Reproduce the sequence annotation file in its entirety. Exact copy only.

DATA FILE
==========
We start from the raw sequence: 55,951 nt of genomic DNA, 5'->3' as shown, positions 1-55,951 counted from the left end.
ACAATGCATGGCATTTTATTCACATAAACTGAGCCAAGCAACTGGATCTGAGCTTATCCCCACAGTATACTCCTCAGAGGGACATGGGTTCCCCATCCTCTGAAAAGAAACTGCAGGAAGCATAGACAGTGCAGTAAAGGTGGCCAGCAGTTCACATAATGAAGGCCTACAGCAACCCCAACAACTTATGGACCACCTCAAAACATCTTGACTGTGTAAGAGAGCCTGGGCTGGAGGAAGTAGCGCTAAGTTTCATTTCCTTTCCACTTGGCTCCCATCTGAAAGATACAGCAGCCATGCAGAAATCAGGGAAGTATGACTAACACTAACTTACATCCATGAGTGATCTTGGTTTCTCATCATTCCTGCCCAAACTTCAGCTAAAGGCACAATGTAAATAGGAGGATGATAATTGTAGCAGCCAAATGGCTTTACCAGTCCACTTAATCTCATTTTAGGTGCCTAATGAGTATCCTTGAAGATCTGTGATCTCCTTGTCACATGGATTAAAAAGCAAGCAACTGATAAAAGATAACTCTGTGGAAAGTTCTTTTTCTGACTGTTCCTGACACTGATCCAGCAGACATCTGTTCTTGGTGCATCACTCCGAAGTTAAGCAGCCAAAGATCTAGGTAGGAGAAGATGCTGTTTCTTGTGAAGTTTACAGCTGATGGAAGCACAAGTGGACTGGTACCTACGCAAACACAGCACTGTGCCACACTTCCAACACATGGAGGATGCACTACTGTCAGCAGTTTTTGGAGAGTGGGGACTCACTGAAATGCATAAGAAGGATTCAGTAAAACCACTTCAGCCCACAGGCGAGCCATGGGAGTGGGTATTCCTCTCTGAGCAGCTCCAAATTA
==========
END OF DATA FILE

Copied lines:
We start from the raw sequence: 55,951 nt of genomic DNA, 5'->3' as shown, positions 1-55,951 counted from the left end.
ACAATGCATGGCATTTTATTCACATAAACTGAGCCAAGCAACTGGATCTGAGCTTATCCCCACAGTATACTCCTCAGAGGGACATGGGTTCCCCATCCTCTGAAAAGAAACTGCAGGAAGCATAGACAGTGCAGTAAAGGTGGCCAGCAGTTCACATAATGAAGGCCTACAGCAACCCCAACAACTTATGGACCACCTCAAAACATCTTGACTGTGTAAGAGAGCCTGGGCTGGAGGAAGTAGCGCTAAGTTTCATTTCCTTTCCACTTGGCTCCCATCTGAAAGATACAGCAGCCATGCAGAAATCAGGGAAGTATGACTAACACTAACTTACATCCATGAGTGATCTTGGTTTCTCATCATTCCTGCCCAAACTTCAGCTAAAGGCACAATGTAAATAGGAGGATGATAATTGTAGCAGCCAAATGGCTTTACCAGTCCACTTAATCTCATTTTAGGTGCCTAATGAGTATCCTTGAAGATCTGTGATCTCCTTGTCACATGGATTAAAAAGCAAGCAACTGATAAAAGATAACTCTGTGGAAAGTTCTTTTTCTGACTGTTCCTGACACTGATCCAGCAGACATCTGTTCTTGGTGCATCACTCCGAAGTTAAGCAGCCAAAGATCTAGGTAGGAGAAGATGCTGTTTCTTGTGAAGTTTACAGCTGATGGAAGCACAAGTGGACTGGTACCTACGCAAACACAGCACTGTGCCACACTTCCAACACATGGAGGATGCACTACTGTCAGCAGTTTTTGGAGAGTGGGGACTCACTGAAATGCATAAGAAGGATTCAGTAAAACCACTTCAGCCCACAGGCGAGCCATGGGAGTGGGTATTCCTCTCTGAGCAGCTCCAAATTA